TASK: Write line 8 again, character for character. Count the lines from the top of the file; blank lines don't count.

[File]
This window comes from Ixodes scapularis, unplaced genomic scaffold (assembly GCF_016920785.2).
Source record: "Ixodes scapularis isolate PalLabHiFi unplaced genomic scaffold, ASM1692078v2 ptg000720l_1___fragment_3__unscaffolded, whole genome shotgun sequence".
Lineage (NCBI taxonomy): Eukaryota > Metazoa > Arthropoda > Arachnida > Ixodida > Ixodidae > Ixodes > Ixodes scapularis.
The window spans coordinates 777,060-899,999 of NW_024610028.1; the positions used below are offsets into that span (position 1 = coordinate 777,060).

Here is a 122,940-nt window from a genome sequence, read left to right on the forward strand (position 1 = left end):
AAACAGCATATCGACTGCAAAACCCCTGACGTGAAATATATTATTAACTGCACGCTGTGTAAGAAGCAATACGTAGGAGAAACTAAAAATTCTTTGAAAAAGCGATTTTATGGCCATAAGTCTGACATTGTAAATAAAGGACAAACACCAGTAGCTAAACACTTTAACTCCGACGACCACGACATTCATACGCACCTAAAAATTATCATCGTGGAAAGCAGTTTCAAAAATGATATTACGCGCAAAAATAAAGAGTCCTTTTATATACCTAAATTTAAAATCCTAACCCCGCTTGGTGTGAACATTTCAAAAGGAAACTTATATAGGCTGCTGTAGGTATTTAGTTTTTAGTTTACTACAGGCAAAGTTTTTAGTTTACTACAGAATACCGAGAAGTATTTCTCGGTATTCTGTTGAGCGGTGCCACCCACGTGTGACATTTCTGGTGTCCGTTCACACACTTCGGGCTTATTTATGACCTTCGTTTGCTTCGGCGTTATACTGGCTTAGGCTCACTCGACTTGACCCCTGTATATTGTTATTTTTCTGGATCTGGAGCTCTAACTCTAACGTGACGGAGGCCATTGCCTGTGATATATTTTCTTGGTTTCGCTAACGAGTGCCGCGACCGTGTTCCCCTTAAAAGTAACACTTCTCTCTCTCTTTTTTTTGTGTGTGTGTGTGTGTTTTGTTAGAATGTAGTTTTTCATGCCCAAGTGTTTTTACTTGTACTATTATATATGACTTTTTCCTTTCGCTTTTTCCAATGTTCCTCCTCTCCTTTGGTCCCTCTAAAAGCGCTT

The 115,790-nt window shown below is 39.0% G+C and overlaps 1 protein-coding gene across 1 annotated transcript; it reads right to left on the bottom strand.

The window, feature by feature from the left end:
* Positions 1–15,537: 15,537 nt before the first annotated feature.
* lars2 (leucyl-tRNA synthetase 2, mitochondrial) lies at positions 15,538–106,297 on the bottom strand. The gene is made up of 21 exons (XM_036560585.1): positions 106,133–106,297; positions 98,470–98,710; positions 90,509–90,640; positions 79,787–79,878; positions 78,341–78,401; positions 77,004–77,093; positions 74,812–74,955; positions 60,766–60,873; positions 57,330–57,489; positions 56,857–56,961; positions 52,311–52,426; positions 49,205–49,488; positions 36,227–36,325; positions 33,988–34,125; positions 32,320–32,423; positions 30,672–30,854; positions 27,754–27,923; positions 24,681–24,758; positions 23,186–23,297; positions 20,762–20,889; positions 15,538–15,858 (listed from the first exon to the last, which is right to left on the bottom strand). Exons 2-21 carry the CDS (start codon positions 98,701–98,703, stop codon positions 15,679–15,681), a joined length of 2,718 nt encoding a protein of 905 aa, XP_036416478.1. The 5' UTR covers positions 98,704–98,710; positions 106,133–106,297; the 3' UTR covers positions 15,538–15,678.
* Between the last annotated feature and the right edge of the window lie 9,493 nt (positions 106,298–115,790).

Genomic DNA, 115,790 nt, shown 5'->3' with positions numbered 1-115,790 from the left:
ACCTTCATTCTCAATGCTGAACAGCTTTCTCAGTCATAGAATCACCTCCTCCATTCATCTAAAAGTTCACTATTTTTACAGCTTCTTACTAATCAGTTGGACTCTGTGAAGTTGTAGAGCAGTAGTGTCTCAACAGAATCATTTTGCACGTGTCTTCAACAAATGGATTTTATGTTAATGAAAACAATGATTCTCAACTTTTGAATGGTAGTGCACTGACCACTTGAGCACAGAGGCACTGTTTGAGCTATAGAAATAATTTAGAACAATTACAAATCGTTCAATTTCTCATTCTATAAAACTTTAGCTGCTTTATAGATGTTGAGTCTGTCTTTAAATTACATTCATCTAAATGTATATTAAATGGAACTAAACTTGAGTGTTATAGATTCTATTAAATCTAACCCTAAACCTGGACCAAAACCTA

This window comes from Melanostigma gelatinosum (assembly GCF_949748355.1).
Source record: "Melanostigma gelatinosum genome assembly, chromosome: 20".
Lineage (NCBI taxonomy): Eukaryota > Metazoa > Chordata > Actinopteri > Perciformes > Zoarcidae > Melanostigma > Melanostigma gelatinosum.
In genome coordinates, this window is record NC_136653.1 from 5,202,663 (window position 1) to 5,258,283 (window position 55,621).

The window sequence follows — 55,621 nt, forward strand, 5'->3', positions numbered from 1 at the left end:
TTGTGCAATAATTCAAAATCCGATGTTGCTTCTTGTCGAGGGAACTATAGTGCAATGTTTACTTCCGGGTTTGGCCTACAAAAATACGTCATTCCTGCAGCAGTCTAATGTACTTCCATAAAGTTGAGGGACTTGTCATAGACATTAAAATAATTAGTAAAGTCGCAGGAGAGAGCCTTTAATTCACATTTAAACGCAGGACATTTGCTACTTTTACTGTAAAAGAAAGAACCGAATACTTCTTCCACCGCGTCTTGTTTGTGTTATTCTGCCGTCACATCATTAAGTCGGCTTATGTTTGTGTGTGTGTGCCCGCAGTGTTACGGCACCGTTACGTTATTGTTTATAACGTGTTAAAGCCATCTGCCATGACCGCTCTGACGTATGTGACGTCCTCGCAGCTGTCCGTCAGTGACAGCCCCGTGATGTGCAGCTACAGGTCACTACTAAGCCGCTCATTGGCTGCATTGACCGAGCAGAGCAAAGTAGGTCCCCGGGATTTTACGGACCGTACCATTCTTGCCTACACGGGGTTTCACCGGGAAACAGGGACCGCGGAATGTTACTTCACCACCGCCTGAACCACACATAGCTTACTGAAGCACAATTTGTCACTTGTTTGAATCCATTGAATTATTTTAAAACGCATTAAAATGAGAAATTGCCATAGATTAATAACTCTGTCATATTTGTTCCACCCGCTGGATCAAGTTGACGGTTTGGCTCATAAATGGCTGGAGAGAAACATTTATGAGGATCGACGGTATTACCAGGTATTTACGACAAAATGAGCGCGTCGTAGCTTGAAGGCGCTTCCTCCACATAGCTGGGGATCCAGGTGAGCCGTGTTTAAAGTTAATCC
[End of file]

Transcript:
The window, feature by feature from the left end: